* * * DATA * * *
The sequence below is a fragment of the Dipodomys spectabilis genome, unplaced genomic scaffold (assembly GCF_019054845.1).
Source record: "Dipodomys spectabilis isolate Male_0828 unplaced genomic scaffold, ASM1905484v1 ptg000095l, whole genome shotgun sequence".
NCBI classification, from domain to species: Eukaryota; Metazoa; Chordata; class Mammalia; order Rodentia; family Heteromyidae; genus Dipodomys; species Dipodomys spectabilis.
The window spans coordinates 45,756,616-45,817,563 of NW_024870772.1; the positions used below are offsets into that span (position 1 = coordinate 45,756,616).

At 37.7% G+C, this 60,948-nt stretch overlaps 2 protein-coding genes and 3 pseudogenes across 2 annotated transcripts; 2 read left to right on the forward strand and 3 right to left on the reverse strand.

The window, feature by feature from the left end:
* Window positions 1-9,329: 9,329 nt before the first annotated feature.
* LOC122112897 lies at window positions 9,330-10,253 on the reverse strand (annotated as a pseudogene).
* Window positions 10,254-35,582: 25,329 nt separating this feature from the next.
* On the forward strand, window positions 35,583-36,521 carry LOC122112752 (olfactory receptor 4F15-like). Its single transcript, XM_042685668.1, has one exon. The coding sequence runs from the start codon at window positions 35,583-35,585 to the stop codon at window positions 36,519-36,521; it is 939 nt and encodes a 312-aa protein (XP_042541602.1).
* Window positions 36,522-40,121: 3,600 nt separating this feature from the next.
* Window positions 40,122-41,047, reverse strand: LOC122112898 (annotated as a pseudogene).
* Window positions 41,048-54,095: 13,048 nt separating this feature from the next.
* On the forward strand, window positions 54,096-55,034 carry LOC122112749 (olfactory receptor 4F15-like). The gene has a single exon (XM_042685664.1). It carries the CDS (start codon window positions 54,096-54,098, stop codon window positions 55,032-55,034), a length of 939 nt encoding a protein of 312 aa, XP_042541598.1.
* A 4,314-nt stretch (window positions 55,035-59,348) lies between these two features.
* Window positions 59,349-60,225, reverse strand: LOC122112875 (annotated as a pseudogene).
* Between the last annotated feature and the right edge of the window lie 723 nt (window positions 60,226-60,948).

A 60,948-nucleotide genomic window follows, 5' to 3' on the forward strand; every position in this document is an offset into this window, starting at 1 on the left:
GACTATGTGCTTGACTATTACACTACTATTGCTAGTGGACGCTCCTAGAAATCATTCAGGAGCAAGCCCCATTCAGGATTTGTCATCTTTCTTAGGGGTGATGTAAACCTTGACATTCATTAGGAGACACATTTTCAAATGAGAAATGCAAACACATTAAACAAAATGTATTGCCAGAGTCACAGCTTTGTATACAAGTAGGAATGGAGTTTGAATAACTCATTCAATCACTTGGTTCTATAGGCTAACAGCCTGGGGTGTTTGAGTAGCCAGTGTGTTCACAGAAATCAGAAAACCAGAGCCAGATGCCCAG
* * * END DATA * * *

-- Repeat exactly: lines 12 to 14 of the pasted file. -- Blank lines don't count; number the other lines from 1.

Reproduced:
* Window positions 40,122-41,047, reverse strand: LOC122112898 (annotated as a pseudogene).
* Window positions 41,048-54,095: 13,048 nt separating this feature from the next.
* On the forward strand, window positions 54,096-55,034 carry LOC122112749 (olfactory receptor 4F15-like). The gene has a single exon (XM_042685664.1). It carries the CDS (start codon window positions 54,096-54,098, stop codon window positions 55,032-55,034), a length of 939 nt encoding a protein of 312 aa, XP_042541598.1.